By Wendy Elliott
Twenty-six is the book to read right now in this province. Leo McKay Jr.’s novel was selected for an inaugural reading campaign.
The Valley launch for One Book Nova Scotia was held at the Wolfville Library Sept. 21.
Deputy Mayor David Mangle officially unwrapped the novel and Annapolis Valley Regional Library chairwoman Shirley Pineo explained the concept.
“We’re hoping this leads to a more literate community,” she said. “One that is passionate about reading.”
Pineo, who represents West Hants on the regional library board, said the Nova Scotia model involves universities and the Nova Scotia Community College. Planning for the program began a year ago.
Regional librarian Frances Newman chaired the steering committee for One Book Nova Scotia. She has said the program offers opportunities for dialogue, for community development and social interaction. One Book Nova Scotia also supports lifelong learning.
The committee sought a living Canadian author’s book that would appeal to a broad cross section of readers. In some ways, Newman said, they were looking for a hidden gem that all Nova Scotians should read.
McKay’s novel is available through library branches and as an ebook. McKay will be giving 12 public readings during October, including one in Middleton on Oct. 16. The program time line wraps up on Nov. 9. The One Book movement began in 1998 out of Seattle Public Library. This is the first time it has been carried out on a province-wide basis in Nova Scotia.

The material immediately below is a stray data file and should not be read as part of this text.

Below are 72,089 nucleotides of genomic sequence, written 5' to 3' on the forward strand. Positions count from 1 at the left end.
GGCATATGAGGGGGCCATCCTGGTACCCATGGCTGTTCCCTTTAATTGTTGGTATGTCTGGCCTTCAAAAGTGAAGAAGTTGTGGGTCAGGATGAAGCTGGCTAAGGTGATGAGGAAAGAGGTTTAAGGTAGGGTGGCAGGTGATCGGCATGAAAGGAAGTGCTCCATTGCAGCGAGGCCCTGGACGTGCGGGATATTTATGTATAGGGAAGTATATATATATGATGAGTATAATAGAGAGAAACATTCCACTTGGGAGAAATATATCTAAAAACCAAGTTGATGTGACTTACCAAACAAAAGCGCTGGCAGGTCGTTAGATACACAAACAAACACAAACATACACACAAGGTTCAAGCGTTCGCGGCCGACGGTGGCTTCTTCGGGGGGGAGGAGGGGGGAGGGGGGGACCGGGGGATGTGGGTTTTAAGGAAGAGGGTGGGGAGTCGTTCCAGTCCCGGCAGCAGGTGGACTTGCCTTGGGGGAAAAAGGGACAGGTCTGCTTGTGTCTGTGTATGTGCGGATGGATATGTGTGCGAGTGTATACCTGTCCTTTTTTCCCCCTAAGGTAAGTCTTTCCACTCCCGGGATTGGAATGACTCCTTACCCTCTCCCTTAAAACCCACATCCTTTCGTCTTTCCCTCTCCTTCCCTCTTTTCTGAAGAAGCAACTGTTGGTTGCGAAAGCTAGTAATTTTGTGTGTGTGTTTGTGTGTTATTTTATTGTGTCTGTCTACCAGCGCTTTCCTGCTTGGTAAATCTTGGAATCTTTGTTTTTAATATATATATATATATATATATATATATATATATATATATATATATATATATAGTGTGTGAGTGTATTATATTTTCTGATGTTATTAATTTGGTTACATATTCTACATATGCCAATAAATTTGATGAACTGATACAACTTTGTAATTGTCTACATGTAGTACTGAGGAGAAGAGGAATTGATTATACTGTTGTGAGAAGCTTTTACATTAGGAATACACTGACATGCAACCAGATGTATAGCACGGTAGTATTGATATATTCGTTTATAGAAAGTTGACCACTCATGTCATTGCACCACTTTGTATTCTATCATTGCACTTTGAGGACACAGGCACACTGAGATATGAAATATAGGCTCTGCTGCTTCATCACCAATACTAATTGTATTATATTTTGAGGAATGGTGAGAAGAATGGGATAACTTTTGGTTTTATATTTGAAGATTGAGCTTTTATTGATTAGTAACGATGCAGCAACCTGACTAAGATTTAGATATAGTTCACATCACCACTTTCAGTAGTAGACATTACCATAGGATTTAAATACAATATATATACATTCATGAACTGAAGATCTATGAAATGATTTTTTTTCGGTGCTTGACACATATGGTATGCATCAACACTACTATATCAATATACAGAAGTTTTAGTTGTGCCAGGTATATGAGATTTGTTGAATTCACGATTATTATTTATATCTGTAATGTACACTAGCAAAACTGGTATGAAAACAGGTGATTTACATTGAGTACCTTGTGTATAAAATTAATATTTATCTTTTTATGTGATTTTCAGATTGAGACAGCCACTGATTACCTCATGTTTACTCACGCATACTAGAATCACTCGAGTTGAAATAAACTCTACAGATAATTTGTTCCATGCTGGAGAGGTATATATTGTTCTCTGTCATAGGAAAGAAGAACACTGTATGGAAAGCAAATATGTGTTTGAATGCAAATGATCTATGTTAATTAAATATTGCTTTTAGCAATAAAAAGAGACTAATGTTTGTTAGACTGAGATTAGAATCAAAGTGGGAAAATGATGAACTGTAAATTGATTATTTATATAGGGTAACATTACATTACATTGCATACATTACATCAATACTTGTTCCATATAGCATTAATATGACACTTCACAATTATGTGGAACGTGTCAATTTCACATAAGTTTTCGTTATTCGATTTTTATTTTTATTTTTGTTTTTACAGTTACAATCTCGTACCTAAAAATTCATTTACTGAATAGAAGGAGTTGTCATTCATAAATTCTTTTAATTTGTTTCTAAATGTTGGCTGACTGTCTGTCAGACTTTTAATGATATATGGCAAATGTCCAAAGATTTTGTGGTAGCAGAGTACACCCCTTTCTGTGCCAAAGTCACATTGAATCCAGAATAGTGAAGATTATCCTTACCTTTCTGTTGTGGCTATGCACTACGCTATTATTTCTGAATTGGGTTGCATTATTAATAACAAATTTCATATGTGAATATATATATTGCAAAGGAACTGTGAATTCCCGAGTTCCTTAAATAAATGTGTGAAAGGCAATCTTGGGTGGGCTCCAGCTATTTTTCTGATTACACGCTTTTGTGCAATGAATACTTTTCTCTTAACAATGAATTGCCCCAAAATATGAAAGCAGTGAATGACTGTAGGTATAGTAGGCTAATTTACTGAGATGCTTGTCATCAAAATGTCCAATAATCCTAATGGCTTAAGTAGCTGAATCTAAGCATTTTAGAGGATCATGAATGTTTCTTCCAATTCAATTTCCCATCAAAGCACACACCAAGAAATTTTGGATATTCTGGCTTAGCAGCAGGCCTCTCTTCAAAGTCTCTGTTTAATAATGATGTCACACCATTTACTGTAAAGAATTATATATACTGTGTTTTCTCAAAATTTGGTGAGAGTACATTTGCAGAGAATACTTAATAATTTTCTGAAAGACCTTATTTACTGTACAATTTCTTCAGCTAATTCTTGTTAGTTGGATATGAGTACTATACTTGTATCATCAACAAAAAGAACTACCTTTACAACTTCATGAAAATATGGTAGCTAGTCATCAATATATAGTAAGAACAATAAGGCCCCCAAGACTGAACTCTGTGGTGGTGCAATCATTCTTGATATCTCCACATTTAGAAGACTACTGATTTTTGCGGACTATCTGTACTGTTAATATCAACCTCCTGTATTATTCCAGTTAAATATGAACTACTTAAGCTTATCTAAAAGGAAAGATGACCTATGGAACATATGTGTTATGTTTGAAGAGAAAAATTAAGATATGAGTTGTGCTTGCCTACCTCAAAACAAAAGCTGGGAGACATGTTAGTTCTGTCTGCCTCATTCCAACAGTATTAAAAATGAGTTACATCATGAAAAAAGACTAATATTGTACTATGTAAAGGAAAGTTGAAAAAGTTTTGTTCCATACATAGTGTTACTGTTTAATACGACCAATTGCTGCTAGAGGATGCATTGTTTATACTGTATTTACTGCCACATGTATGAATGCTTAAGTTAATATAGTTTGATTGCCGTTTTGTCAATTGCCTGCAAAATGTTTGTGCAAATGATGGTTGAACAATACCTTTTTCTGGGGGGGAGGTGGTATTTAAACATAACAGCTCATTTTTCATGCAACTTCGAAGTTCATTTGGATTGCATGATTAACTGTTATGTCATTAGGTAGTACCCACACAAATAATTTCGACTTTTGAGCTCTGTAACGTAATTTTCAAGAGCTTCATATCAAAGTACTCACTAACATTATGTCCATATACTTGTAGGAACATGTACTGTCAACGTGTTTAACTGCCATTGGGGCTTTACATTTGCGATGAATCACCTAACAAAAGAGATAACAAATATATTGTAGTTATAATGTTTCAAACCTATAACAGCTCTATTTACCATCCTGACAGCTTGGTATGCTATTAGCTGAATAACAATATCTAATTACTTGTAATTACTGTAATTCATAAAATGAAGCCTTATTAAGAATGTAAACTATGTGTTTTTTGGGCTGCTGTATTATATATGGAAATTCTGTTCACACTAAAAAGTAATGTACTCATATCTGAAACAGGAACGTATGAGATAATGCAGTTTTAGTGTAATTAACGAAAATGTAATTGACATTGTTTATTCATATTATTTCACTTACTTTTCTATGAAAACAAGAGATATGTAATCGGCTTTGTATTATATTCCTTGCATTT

A Nova Scotian author
Leo McKay Jr. grew up in Pictou County in a miner’s house. His father worked for the Labour Federation. His novel concerns the infamous 1992 Westray mining disaster that killed 26 miners.
Published in 2003, Twenty-six achieved bestseller status and won the Dartmouth Book Award. McKay, who is now in his 40s, says the book is about memory.
However, the characters in Twenty-six are all fictional. The mine is called Eastyard, not Westray, and it is located in Albion Mines, not Stellarton. McKay drew on his own memories of growing up in a county where the miners’ memorial has more names on it than the war memorial.
McKay, who has three children, teaches high school in Truro. He has a second novel soon to be released.